The trouble with Ostarine: Jimmy Wallhead’s
16th March 2018
Dr. Richard Freeman has been struck off the Medical Register, after the Medical Practitioners Tribunal Service (MPTS) found that misconduct during a six year period when he acted as Team Doctor to British Cycling and Team Sky had impaired his fitness to practice. The MPTS said that Freeman’s behaviour around the ordering of Testogel in 2011 is ‘fundamentally incompatible’ with continued registration, and erasure is ‘the only sufficient sanction which would protect patients, maintain public confidence in the profession and send a clear message to Dr. Freeman, the profession and the public that his misconduct constituted behaviour unbefitting and incompatible with that of a registered doctor’.
The MPTS was critical of Dr. Freeman for ordering Testogel in 2011; lying to UK Anti-Doping (UKAD) about it; lying to a psychiatrist; being untruthful to the MPTS; and for using private information held about professional colleagues ‘in order to facilitate his fabricated account’. In finding him guilty of ordering Testogel which he knew or suspected would be used to improve a British Cyclist’s performance, it had already criticised him for falsifying documents in order to cover up his Testogel order.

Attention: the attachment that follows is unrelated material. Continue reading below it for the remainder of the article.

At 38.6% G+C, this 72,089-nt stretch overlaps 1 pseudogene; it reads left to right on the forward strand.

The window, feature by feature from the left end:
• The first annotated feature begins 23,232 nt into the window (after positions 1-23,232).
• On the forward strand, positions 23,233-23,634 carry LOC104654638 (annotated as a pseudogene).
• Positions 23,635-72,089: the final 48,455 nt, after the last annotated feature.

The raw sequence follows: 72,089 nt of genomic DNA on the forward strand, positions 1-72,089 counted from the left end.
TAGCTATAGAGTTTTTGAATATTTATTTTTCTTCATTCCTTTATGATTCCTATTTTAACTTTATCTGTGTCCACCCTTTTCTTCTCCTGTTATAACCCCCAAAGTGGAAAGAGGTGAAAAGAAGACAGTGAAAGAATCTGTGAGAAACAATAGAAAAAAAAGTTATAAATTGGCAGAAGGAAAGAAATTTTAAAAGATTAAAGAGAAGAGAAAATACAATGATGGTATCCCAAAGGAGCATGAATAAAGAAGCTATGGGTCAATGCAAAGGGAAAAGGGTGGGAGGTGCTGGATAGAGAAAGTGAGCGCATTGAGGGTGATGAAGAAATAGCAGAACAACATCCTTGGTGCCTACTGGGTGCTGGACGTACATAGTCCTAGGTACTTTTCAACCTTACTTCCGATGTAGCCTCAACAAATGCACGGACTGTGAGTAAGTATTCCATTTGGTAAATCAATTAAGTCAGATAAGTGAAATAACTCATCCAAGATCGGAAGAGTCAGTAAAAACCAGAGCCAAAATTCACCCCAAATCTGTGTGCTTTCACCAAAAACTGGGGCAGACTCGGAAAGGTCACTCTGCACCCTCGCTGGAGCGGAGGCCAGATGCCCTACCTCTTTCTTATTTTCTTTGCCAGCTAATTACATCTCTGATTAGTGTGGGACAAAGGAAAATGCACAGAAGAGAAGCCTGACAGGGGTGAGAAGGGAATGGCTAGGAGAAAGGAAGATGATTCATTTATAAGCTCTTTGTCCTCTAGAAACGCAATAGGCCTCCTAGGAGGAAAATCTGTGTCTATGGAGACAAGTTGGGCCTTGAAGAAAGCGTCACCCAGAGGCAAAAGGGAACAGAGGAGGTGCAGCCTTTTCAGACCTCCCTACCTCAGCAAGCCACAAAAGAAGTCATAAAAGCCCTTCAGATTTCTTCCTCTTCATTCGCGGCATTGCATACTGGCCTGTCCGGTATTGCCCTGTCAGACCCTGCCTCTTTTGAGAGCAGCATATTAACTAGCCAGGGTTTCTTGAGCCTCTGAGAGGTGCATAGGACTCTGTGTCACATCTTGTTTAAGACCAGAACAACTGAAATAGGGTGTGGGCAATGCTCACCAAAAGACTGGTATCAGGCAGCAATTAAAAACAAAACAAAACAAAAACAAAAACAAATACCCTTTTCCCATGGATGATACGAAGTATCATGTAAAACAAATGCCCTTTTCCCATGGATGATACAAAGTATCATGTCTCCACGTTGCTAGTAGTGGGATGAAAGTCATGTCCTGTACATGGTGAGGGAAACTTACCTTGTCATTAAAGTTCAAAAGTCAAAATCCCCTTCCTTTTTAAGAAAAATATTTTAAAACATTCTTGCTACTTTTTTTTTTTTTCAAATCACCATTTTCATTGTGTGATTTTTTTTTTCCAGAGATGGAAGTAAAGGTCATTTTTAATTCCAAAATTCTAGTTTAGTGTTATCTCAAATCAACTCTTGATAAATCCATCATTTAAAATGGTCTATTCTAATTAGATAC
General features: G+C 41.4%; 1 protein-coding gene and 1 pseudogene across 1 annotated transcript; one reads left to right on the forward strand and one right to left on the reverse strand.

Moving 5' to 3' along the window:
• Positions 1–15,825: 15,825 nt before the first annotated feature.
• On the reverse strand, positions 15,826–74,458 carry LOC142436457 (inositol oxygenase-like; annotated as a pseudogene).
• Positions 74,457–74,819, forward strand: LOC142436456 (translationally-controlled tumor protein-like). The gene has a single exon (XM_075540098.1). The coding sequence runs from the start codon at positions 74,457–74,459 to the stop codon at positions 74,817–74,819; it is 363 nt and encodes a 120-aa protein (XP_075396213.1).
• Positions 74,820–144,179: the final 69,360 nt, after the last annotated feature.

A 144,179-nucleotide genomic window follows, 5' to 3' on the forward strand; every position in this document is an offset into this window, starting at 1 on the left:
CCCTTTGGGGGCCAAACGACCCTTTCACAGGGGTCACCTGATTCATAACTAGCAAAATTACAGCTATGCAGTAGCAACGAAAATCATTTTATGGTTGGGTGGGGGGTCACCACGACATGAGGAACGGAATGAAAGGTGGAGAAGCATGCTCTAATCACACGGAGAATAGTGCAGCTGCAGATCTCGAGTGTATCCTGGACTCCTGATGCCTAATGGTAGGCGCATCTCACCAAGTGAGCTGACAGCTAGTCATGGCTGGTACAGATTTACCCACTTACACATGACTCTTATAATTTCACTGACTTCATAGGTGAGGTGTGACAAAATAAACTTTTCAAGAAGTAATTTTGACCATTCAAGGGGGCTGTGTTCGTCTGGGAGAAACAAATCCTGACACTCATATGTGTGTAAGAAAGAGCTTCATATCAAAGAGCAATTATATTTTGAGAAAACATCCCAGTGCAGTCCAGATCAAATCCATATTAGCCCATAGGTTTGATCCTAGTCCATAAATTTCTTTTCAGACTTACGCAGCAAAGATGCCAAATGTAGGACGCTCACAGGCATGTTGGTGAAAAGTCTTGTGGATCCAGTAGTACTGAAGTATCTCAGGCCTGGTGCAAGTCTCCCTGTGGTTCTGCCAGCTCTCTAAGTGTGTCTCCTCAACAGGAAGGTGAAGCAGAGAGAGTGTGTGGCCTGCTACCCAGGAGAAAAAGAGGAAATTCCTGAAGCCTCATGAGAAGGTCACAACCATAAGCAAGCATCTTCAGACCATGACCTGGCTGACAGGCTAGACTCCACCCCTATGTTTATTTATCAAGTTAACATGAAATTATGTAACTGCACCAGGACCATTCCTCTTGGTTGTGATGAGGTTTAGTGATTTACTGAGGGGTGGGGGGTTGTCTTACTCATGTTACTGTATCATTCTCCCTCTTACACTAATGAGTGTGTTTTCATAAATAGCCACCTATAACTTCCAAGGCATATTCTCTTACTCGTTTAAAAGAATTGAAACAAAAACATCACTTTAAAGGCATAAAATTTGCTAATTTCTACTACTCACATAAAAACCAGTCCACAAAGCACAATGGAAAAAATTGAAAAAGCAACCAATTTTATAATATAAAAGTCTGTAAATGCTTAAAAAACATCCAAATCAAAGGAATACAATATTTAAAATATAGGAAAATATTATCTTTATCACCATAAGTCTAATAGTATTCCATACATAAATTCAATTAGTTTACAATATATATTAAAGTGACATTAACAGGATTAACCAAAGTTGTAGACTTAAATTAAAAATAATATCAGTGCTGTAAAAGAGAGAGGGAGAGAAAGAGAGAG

Dr. Freeman’s contention was that the Testogel had been ordered for Shane Sutton, former Head Coach at British Cycling and Team Sky, to treat erectile dysfunction. The MPTS found nothing in Sutton’s medical records to suggest that he had ever been treated for such a condition.
It also discounted the idea that Testogel could have been ordered by Sutton to improve his sex life. However, it didn’t examine the idea that he may have claimed to have needed Testogel to treat erectile dysfunction or to improve his sex life in order to obtain it for cyclists. Dr. Freeman’s lax medical records meant that it couldn’t.
Sutton denied suffering from erectile dysfunction and denied bullying Dr. Freeman to order the Testogel. However, as reported, the MPTS also cast doubt upon his credibility as a witness.
Dr. Freeman told the Mail On Sunday that he ordered the Testogel for Shane Sutton, and denies ordering it believing or knowing that it was to improve a cyclist’s performance, despite the MPTS ruling. UKAD has charged Dr. Freeman with possession of the Testogel; and for tampering with doping control after telling UKAD he had ordered it by mistake.
The MPTS hearings, which began a month late on 5 March 2019 and finished over two years later, were only designed to assess whether Dr. Freeman’s ability to practise medicine had been impaired. Following its conclusion in the affirmative, UKAD may decide to probe why British Cycling and Team Sky tolerated his malpractice for so long.
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